KESTON NEWS SERVICE: 20.00, 6 December 2001.
Reporting on violations of religious liberty and on religion in communist
and post-communist lands.
______________________________________

I. RUSSIA: SALVATION ARMY MUST CEASE ITS ACTIVITIES IN
MOSCOW. Colonel Kenneth Baillie, the commanding officer of the
Salvation Army in Russia, has vowed that the group's Moscow branch
will "keep on working" despite the court ruling today (6 December) that it
must cease all its activities in the Russian capital. Speaking to Keston
News Service outside the courtroom in Moscow immediately after the
verdict was handed down, he said he had been hoping that the municipal
court would at least have delayed a final decision in view of the pending
Constitutional Court case, which will consider the constitutionality of
Article 27, Part 4 of Russia's 1997 law on religion. The prosecutors claim
the Salvation Army's Moscow branch had violated this article.

II. UZBEKISTAN: RAMADAN APPEAL FOR MOSQUE
REOPENING REJECTED. A mosque opened in the Uzbek town of
Namangan in the 1980s when religious freedom began to arrive in the
Soviet Union, but closed five years ago by the regional authorities, is still
closed to worshippers, despite repeated attempts by local Muslims to
reopen it and register it officially. Speaking to Keston News Service, the
head of the local mahalla (a small district within a town), who has
blocked the application, dismissed the complaint that the nearest mosque
is four kilometres [two and a half miles] away: "According to Islam, the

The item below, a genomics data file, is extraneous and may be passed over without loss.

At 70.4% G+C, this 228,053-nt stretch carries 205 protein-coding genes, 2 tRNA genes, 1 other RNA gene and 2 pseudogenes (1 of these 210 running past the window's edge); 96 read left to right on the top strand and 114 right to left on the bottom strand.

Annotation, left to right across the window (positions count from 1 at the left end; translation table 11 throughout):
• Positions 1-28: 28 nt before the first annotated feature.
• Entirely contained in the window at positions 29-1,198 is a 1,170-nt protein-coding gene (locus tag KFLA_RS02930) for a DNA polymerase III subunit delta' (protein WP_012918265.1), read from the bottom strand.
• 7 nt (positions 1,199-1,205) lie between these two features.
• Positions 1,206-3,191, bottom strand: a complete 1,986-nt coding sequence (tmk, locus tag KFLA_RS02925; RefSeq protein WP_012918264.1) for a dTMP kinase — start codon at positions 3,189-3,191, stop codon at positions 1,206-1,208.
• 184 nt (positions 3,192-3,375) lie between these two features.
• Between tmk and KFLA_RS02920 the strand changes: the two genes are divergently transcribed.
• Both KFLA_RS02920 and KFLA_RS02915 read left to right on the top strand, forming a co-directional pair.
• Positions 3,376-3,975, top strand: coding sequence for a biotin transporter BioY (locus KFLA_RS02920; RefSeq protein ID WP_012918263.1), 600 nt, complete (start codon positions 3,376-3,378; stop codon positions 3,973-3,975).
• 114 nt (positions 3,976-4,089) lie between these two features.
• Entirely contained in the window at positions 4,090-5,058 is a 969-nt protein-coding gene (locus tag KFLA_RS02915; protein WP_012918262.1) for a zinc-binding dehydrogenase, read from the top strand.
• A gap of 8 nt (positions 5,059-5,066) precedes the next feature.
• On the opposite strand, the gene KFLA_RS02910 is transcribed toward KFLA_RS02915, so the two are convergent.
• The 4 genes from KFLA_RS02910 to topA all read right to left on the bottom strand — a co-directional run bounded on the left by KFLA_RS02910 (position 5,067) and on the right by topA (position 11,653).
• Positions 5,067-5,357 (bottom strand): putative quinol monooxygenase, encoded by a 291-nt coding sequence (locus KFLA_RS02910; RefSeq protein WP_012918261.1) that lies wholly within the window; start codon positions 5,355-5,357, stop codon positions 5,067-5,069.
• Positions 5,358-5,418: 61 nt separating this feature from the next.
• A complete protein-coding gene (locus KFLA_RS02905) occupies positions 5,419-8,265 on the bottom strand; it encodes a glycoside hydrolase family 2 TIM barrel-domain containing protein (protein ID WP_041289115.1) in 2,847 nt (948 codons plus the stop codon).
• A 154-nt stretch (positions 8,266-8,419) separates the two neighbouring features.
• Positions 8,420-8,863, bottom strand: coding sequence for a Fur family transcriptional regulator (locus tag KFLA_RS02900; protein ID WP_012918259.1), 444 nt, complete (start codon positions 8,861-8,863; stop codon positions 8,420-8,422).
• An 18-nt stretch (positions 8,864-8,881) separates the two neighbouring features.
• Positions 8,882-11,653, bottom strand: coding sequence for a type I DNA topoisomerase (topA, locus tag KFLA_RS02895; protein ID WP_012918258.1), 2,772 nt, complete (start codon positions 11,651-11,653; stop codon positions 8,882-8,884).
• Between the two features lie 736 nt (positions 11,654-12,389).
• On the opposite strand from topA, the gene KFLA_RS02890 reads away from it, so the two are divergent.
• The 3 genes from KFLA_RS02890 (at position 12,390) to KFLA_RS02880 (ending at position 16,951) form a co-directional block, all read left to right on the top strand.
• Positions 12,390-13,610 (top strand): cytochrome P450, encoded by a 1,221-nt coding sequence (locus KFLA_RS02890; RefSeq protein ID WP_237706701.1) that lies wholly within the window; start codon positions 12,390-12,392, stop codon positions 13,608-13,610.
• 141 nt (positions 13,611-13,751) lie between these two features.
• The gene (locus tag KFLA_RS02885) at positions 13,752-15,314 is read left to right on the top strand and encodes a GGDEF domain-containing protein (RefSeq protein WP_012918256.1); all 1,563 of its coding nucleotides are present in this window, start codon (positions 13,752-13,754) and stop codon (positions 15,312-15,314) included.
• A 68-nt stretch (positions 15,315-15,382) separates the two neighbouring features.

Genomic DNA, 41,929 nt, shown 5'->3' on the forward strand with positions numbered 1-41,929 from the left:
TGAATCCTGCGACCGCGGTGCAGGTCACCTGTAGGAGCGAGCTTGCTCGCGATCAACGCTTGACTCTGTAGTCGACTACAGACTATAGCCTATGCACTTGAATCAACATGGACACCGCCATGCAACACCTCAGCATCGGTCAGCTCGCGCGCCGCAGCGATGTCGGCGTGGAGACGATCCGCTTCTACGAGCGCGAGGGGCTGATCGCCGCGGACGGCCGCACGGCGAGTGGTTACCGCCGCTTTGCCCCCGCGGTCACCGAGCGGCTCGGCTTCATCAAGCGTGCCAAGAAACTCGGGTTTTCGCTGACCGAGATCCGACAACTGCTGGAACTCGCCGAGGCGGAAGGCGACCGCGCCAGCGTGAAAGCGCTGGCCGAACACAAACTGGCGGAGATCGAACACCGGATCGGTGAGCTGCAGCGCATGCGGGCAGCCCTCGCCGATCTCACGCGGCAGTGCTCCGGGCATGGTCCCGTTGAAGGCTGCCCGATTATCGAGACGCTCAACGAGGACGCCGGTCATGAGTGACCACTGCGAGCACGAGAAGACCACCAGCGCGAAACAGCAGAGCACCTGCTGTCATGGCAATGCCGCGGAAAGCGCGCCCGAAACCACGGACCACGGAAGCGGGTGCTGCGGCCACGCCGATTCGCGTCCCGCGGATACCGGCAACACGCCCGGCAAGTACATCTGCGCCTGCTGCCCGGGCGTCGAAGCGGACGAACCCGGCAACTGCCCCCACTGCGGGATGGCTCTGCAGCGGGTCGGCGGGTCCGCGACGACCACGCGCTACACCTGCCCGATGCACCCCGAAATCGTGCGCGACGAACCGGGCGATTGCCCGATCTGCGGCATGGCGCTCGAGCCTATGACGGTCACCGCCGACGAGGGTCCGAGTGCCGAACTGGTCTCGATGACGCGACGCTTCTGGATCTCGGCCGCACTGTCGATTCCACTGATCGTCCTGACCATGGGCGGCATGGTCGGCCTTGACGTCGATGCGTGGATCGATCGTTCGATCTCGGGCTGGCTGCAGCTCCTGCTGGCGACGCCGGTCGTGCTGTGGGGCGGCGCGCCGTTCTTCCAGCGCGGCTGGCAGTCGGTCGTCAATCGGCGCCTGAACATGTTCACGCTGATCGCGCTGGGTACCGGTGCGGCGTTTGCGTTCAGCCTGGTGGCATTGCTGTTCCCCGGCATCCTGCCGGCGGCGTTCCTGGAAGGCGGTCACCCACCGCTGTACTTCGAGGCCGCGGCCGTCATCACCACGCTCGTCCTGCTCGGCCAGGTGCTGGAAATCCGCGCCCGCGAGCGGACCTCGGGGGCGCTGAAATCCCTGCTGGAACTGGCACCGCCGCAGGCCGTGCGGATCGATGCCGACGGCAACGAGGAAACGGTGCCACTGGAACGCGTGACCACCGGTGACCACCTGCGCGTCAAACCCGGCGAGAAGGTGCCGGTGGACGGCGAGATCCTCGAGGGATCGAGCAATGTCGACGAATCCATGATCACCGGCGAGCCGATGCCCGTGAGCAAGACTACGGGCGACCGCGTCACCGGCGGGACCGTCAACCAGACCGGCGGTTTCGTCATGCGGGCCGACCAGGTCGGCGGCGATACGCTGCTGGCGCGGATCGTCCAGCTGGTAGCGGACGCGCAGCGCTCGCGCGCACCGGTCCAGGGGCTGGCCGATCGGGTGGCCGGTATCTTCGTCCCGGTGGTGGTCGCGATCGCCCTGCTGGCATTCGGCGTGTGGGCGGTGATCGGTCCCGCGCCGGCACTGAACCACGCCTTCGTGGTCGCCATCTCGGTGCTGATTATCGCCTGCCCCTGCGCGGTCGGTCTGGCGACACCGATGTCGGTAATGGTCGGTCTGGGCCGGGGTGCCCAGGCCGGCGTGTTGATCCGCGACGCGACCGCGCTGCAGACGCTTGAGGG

more difficulties a person overcomes on their way to God, the better." A
human rights activist told Keston that the refusal to allow the mosque to
reopen is typical. "The authorities are giving the mahalla committees
secret instructions to 'hold back' believers´┐Ż attempts to register a local
mosque," he said.

I. RUSSIA: SALVATION ARMY MUST CEASE ITS ACTIVITIES IN
MOSCOW

by Geraldine Fagan, Keston News Service

Colonel Kenneth Baillie, commanding officer of the Salvation Army in
Russia, has vowed that the group's Moscow branch will "keep on
working" despite the court ruling today (6 December) that it must cease
all its activities in the Russian capital. Speaking to Keston News Service
outside the courtroom in Moscow immediately after the verdict was
handed down, he said he had been hoping that the municipal court would
at least have delayed a final decision in view of the pending
Constitutional Court case, which will consider the constitutionality of
Article 27, Part 4 of Russia's 1997 law on religion. The prosecutors claim
the Salvation Army's Moscow branch had violated this article.

The Moscow municipal court upheld the September ruling by Tagansky
district court ordering the withdrawal of legal personality status from the
Moscow branch of the Salvation Army and the cessation of its activities
in the Russian capital (see KNS 5 October 2001). The church's appeal
against the September ruling having thus failed, it will now come into
legal force.